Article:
I also commented that I had never seen, until this Duggar case, a dad turning in his own son. And I still can’t think of any. But several of you sent private messages detailing just such accounts and how that worked out for you. I applaud your courage, even though it didn’t always end well for you. And I recognize that following proper protocol is no guarantee that victims or offenders get the help they need. It’s possible the Duggars would still be in this mess and nothing would have turned out differently, other than the media would have had a lot less clout. But those of you who had to fight against the system to get help for your children, when the system wanted to ‘turn a blind eye’, hats off to you.

Many also pointed out “hypocritical comments” made by Mrs. Duggar that equated homosexual and transgender people to sex offenders and pedophiles, and that men will pretend to be trans as a means to to access women and children in bathrooms etc. Again, my blog wasn’t about that but since so many said something, there is clearly a lot of pain out there about her words. I have worked with many clients in these areas, and won’t get into details but want to at least acknowledge that the identity struggle (and bear with me if you find that offensive, there are no right words to express everyone’s heart here) is very real. I write in my memoir about wanting to be a little boy, about thinking God messed me up and I don’t fit. That started as a toddler. So a statement like Mrs. Duggar’s is a very painful way to judge quickly something that goes deep inside. I am sorry your pain/struggle has been so casually brushed aside and turned into something it is not; I have never come across any documentation–scientific, biblical or otherwise, that would support her statement creating a link between homosexuality/transgender with pedophilia. When it comes to some pretending with agenda, are there exceptions, and some who do pretend? Maybe, I don’t know. But for those of you who struggle with that deep ‘lostness’ of wondering ‘who am I’, this is a painful statement, and I’m sorry.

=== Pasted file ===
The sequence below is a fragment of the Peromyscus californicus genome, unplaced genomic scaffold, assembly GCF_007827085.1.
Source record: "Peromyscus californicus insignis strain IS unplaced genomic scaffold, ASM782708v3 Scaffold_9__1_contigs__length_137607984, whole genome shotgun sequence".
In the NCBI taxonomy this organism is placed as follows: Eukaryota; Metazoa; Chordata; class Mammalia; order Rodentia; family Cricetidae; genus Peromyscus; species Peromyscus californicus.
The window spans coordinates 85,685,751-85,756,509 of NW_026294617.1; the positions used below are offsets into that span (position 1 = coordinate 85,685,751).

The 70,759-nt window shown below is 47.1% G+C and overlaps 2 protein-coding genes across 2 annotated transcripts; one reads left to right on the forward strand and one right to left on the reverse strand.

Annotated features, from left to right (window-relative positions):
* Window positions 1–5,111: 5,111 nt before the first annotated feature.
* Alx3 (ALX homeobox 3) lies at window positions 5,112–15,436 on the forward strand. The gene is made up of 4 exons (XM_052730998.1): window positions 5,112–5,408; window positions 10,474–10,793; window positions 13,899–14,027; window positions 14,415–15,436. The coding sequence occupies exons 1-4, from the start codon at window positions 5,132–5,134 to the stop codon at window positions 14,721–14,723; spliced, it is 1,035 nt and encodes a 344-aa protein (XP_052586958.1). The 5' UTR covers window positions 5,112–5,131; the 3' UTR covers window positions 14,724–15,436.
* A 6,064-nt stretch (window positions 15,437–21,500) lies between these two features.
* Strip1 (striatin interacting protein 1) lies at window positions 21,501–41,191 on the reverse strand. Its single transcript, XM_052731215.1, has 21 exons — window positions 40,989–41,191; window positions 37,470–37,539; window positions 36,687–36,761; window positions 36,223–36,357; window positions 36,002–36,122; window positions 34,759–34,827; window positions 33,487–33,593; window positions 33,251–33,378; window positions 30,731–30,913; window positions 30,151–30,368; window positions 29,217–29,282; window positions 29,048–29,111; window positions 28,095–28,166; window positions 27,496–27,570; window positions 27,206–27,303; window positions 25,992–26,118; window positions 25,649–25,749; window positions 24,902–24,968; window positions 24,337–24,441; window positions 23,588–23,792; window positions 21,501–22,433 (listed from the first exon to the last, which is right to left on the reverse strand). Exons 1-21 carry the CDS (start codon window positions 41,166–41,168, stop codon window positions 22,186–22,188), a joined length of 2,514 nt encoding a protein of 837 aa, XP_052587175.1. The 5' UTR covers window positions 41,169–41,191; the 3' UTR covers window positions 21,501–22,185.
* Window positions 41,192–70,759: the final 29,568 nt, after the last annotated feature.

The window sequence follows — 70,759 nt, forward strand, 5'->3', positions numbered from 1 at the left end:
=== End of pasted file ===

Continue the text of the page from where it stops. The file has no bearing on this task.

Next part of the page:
Lastly, before I share a ‘secret’ of my own… there is one correction I need to make regarding a comment I made about ‘the duty to report’ in Ontario, and that the father would not have been required to report. In a case where I was involved ‘on the fringes’ back in 2013, we did some research on the duty to report and what it means to acquire information ‘in the line of duty’. I found my information on the Government of Canada website and understood it to say all are required to report, and that is what I told my client. But my client also found a clause that indicated the ‘duty to report’ was only if discovered ‘in the line of duty’. Furthermore, my client being a medical professional investigated through work, and sent me the same clause, indicating that the obligation, from a legal perspective, is only for professionals who discover ‘in the line of duty’. If you visit the Government link I shared, you will find that the ‘in a line of duty’ clause is no longer to be found, and it now says the following:

“Professionals and officials have the same duty as the rest of the public to report their suspicion that a child is or may be in need of protection. However, the Act recognizes that people working closely with children have a special awareness of the signs of child abuse and neglect, and a particular responsibility to report their suspicions. Any professional or official who fails to report a suspicion is liable on conviction to a fine of up to $1,000, if they obtained the information in the course of their professional or official duties. [CFSA s.72 (4), (6.2)]”